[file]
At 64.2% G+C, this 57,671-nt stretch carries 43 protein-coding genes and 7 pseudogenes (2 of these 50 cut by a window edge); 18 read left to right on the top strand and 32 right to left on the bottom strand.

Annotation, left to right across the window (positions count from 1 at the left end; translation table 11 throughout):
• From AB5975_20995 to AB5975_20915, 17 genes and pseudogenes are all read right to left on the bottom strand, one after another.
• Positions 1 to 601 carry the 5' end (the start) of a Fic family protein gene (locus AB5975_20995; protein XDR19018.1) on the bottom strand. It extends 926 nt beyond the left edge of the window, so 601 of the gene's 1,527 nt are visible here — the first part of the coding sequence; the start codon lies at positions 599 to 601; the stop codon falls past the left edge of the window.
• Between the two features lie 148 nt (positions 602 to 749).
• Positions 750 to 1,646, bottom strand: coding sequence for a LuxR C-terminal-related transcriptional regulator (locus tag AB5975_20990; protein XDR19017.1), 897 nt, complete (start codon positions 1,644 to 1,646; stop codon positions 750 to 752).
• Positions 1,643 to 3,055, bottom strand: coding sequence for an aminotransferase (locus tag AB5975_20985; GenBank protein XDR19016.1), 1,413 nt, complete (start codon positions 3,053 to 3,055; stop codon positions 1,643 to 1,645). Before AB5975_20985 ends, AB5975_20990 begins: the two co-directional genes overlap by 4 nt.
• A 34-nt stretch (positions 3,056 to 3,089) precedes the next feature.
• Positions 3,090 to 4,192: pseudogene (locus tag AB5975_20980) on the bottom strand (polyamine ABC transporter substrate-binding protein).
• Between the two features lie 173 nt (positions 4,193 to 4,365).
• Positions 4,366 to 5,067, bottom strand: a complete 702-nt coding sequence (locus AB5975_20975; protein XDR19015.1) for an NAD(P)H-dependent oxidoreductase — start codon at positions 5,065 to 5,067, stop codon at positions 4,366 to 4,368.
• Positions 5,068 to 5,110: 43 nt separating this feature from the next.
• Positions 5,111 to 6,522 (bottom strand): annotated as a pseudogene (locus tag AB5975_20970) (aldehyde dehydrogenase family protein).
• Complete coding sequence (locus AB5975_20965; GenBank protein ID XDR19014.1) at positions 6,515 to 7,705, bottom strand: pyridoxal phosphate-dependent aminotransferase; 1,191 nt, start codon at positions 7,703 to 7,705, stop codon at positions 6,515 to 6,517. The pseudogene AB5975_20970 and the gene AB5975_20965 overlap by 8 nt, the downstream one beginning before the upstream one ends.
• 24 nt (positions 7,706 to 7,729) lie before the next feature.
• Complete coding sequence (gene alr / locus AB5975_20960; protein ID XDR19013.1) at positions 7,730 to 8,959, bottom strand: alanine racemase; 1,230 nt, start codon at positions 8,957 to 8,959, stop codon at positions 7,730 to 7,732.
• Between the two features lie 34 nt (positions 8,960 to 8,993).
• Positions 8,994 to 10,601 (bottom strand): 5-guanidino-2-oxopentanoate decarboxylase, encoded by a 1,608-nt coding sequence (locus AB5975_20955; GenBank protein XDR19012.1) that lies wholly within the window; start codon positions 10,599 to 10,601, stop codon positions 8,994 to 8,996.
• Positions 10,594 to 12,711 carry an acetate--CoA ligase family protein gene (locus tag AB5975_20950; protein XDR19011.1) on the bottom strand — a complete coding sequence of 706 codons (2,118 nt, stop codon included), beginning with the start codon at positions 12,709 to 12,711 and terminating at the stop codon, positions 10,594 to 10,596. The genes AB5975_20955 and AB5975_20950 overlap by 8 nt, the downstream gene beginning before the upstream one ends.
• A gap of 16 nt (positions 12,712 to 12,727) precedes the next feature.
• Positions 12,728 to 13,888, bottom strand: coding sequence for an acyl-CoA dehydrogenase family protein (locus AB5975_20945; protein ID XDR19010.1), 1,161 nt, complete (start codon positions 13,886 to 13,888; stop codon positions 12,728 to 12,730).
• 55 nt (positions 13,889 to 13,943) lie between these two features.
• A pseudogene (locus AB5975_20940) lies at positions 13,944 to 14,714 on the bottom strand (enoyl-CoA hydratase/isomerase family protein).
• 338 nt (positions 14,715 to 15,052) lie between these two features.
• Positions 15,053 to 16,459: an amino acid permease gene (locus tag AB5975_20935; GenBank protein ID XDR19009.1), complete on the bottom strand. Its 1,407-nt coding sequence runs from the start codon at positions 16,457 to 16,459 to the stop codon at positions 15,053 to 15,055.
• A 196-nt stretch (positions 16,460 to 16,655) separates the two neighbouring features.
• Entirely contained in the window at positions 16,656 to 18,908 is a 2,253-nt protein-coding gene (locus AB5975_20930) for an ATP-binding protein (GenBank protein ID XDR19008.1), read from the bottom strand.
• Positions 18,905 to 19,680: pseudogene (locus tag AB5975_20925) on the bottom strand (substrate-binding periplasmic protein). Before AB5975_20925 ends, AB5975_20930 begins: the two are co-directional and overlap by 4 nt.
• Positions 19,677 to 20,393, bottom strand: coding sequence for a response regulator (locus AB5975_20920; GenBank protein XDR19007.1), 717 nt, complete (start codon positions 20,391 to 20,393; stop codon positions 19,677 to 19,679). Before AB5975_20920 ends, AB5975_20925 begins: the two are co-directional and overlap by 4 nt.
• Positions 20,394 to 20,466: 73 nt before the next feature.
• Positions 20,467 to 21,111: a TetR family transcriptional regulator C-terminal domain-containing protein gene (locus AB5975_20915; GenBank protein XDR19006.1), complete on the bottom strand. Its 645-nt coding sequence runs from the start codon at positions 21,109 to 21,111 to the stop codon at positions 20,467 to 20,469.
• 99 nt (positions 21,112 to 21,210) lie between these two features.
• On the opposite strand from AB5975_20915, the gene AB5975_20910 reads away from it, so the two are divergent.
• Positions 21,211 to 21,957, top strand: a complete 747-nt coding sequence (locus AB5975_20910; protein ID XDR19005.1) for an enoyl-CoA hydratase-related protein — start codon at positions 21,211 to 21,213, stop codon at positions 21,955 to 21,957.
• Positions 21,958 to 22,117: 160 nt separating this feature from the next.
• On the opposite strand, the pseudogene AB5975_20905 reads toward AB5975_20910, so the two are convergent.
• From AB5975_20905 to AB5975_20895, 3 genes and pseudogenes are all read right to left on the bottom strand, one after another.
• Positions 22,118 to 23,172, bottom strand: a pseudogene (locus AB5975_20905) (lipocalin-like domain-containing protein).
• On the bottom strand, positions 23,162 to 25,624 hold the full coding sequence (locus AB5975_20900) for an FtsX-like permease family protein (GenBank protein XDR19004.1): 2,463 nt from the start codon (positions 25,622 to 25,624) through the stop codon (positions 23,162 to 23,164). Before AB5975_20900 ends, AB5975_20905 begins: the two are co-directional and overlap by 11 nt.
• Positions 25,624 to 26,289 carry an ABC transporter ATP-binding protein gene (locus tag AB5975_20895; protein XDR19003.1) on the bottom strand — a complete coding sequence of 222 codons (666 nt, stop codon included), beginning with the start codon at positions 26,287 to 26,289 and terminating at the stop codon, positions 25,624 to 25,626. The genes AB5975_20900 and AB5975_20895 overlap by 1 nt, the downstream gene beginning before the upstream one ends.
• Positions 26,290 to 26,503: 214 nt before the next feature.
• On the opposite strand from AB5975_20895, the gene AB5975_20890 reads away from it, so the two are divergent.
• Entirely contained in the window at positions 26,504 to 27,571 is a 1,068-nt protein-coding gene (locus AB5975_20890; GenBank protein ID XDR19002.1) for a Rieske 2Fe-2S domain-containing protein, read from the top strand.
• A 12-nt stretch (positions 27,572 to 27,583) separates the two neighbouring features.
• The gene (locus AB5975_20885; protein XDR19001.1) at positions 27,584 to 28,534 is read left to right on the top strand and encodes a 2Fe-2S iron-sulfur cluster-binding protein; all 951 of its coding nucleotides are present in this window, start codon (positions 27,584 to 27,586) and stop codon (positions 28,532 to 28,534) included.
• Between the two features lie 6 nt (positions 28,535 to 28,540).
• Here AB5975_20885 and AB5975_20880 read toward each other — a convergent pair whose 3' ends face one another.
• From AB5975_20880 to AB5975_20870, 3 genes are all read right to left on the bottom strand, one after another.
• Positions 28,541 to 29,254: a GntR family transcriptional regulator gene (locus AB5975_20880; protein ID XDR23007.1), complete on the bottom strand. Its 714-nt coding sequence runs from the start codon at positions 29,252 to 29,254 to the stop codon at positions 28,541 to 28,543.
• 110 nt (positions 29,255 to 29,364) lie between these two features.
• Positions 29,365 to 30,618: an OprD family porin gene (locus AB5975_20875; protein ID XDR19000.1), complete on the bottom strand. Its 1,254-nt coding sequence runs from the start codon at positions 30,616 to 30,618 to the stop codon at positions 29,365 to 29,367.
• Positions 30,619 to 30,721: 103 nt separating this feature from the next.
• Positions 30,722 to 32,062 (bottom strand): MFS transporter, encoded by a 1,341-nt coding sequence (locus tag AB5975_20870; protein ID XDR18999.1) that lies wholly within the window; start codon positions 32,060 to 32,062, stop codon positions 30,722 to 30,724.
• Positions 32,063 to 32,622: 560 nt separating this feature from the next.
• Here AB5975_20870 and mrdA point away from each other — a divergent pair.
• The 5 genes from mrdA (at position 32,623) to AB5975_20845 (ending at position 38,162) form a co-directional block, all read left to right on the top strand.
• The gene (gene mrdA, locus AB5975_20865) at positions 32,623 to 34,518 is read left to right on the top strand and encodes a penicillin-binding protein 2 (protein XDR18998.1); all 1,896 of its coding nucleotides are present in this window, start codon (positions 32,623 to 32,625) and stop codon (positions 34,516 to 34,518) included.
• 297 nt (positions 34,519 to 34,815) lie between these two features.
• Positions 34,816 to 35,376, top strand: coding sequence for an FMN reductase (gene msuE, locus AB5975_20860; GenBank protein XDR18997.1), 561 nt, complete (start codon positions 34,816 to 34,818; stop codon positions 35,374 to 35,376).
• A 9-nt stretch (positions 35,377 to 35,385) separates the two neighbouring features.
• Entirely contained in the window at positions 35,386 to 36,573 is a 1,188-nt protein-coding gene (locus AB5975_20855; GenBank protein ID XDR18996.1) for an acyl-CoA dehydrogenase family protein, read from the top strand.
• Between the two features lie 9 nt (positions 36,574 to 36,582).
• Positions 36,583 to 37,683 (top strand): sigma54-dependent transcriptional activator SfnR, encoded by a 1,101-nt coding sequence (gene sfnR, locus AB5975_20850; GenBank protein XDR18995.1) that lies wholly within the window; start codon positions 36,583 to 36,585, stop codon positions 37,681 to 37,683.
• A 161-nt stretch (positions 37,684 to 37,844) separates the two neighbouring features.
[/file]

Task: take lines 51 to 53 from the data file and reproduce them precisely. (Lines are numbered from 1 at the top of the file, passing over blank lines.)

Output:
• Positions 29,365 to 30,618: an OprD family porin gene (locus AB5975_20875; protein ID XDR19000.1), complete on the bottom strand. Its 1,254-nt coding sequence runs from the start codon at positions 30,616 to 30,618 to the stop codon at positions 29,365 to 29,367.
• Positions 30,619 to 30,721: 103 nt separating this feature from the next.
• Positions 30,722 to 32,062 (bottom strand): MFS transporter, encoded by a 1,341-nt coding sequence (locus tag AB5975_20870; protein ID XDR18999.1) that lies wholly within the window; start codon positions 32,060 to 32,062, stop codon positions 30,722 to 30,724.